During research to the 436th Troop Carrier Group in World War 2, the webmaster received some photos of German jet planes. Not one, but a couple of them from different sources.
One wondered, where and when did the Troop Carrier men encounter those German jets. Some research on the internet revealed this.
German Jet Planes
The German jet planes in the pictures were mainly Me 262 planes. The one that is not such a plane is a Arado Ar 234 bomber.
The M2e 262 was the world’s first operational jet powered fighter aircraft. Designing started before the war but the plane became operational halfway 1944. It was the best jet powered fighter plane of World War 2.
The Arado Ar 234 was the first operational jet powered bomber. It was built during the end of the war. It was used as reconnaissance plane more then as a bomber. Such a plane was the last German plane to fly over England during the war.
The Melun airfield, situated north of that city near the hamlet Villaroche, was a civil airport built prior before the war.
After the fall of France, German Luftwaffe units used the field. German Junkers Ju 88s and Heinkel He 111’s used this field. At 1 August 1944 it was subject to an American attack with B-17s of the 398th Bombardment Group.
After the Normandy invasion and the Allied advance through France, the airfield and surrounding area was liberated at about 1 September. The US IX Engineer Command 830th and 833rd Engineer Aviation Battalions and the 878th Airborne Engineer Aviation Battalion cleared the field of mines and destroyed Luftwaffe planes.
The runways were recovered and two weeks after the liberation, the airfield went into service for the US IXth Air Force, designated as A-55.
First to arrive were B-26 Marauder’s and they left in Febrauary 1945. The 436th Troop Carrier Group replaced the bombers.
Beside numerous resupply and air-evacuation missions, the field was also used by the 436th TCG during Operation Varsity, towing gliders to Landing Zone S near Wesel.
The 436th Troop Carrier Group, consisting out of four squadrons, 79th, 80th, 81st and 82nd Troop Carrier Squadrons, stayed at the field until the end of the war. In the summer of 1945 the 436th moved back to the USA.
German Jets at a US Troop Carrier Group base
Melun Airfield (A-55) - home of the 436th Troop Carrier Group
Situated north of Melun, at the hamlet Villaroche, is the airfield used by the 436th Troop Carrier Group. It was used from February 1945 until the end of the war. The 436th TCG used this field on the Rhine mission, which was a glider double tow mission.
Among the spoils of war was the German technology. The Me 262 was already in action while other jet planes were still being in process of being born.
The Army Air Force created the Air Technical Intelligence division. One of the main targets for the ATI was finding complete and intact Me 262 planes. Several Me 262’s had been found at a Bavarian airfield.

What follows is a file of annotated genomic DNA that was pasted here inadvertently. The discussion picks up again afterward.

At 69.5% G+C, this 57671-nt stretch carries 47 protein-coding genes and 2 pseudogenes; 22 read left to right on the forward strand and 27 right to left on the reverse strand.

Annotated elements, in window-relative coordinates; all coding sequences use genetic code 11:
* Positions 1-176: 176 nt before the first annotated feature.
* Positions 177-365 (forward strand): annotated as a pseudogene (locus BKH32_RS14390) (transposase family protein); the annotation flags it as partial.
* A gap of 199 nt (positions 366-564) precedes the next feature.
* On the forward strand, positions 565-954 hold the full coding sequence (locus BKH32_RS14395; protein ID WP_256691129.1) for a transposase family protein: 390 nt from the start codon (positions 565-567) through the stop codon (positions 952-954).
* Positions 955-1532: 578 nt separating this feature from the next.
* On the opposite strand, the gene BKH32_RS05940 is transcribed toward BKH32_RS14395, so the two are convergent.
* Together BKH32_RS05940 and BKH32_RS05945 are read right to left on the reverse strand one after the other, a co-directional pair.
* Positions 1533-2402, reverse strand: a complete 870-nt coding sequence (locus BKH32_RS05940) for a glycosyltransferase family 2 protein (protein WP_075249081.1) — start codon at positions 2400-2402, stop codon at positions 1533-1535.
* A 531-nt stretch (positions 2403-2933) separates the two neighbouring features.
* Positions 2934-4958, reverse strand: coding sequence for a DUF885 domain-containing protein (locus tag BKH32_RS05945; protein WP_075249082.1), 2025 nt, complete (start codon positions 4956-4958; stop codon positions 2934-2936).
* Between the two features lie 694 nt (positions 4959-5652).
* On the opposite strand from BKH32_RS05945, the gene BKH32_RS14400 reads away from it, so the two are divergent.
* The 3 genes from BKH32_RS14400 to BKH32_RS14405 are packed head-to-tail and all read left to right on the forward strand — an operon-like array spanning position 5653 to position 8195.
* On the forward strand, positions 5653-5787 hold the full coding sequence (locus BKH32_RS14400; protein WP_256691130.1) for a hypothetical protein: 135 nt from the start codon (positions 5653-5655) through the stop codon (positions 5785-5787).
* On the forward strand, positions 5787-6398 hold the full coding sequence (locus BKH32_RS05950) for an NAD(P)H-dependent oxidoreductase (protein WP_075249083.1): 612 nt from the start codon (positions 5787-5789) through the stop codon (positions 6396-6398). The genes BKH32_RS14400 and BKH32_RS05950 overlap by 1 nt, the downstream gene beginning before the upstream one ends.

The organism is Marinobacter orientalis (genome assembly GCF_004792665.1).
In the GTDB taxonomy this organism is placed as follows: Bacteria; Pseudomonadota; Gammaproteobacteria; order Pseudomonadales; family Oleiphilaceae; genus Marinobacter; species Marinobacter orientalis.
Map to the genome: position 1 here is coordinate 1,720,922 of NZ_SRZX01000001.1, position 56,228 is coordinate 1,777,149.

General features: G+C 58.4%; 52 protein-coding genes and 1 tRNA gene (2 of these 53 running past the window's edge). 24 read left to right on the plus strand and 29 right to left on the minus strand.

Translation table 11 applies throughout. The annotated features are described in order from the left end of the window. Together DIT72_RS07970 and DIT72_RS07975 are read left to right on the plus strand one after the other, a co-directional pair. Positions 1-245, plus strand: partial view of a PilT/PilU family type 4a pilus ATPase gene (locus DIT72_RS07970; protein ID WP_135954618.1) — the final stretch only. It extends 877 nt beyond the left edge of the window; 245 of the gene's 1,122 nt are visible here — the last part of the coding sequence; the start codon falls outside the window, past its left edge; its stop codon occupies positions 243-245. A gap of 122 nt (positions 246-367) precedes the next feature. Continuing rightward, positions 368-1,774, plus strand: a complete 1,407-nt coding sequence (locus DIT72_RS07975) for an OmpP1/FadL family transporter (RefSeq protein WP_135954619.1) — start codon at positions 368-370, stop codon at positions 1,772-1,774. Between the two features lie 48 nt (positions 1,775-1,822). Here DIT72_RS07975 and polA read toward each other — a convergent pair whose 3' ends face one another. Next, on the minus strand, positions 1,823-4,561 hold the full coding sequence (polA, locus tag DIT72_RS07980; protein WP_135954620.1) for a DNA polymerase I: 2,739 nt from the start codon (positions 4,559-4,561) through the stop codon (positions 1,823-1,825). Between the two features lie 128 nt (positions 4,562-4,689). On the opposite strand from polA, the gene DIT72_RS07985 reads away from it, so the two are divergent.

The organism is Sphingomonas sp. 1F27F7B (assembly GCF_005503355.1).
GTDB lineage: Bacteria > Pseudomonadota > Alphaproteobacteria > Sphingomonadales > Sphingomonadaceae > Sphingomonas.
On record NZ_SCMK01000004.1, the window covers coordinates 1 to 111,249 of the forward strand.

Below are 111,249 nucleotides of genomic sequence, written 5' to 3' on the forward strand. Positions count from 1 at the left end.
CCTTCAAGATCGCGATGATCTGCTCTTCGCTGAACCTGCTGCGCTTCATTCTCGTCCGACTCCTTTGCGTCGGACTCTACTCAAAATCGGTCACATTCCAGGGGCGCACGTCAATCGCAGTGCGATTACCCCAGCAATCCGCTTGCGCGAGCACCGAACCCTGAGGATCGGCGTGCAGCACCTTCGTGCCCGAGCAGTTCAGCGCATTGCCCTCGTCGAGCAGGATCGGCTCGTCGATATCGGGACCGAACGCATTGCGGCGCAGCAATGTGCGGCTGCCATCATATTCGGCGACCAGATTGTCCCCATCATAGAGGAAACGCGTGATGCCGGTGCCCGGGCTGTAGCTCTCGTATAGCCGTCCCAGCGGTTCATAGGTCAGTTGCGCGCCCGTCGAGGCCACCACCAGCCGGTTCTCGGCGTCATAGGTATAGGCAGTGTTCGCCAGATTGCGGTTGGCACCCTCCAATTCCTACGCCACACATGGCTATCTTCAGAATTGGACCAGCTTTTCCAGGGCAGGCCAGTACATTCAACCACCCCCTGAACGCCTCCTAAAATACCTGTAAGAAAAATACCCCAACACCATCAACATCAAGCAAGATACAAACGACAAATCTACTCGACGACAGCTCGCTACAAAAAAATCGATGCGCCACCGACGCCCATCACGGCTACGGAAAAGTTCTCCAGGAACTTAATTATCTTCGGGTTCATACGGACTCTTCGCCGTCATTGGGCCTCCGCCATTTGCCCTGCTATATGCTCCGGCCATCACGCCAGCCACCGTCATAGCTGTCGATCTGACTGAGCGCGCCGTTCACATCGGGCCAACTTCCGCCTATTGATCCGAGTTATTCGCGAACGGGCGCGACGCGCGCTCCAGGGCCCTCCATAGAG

A team led by Col. Howard Watson was formed to learn how to operate the Me 262 and to fly them out of Germany.
Some Me 262’s fell intact into Allied hands. They were collected at Lechfeld airfield in Germany. With co-operation of German mechanics and pilots, the American became familiar with the German jet planes.
On June 10th, the German jet planes were flown to Melun, France. Eight American pilots and two German pilots did the job.
On the 27th, the planes were lined up for review by AAF General Spaatz.
While at Melun, the team also continued to investigate reports of other flight-worthy examples in the area. Roy Brown recalls one of these missions:
We had a P-47 assigned to our group, and I remember flying in it to Schleswig, Germany and then on to Grove, Denmark, checking on German planes. The airfields at both places were under British control, and the British were very helpful. At Schleswig we found a second two-seater trainer Me 262 and a night-fighter version. At Grove there were two Arado Ar 234s which had come from Norway. The four planes were flown to Melun to add to the collection. Later, two more Ar 234s were flown from Norway by way of Grove. (http://www.stormbirds.com/squadron/mission/airshow.htm)
On June 30 and July 6, the planes flew to Cherbourg for shipment to the USA.
Webmasters note: Almost all information was found at the following website:
This Me 262 is named Happy Hunter II, after the son of Col. Watson who flew this plane to Melun. En route to Cherbourg the plane crashed.
This is a special Me 262 nightfighter.
Men of the 79th Troop Carrier Squadron marvel around one of the Me 262 jet planes. This is Me 262 V555.
The Arado Ar 234 bomber at Melun.
Photo credits: Mr. R. Franklin, and Mr. G. Behe.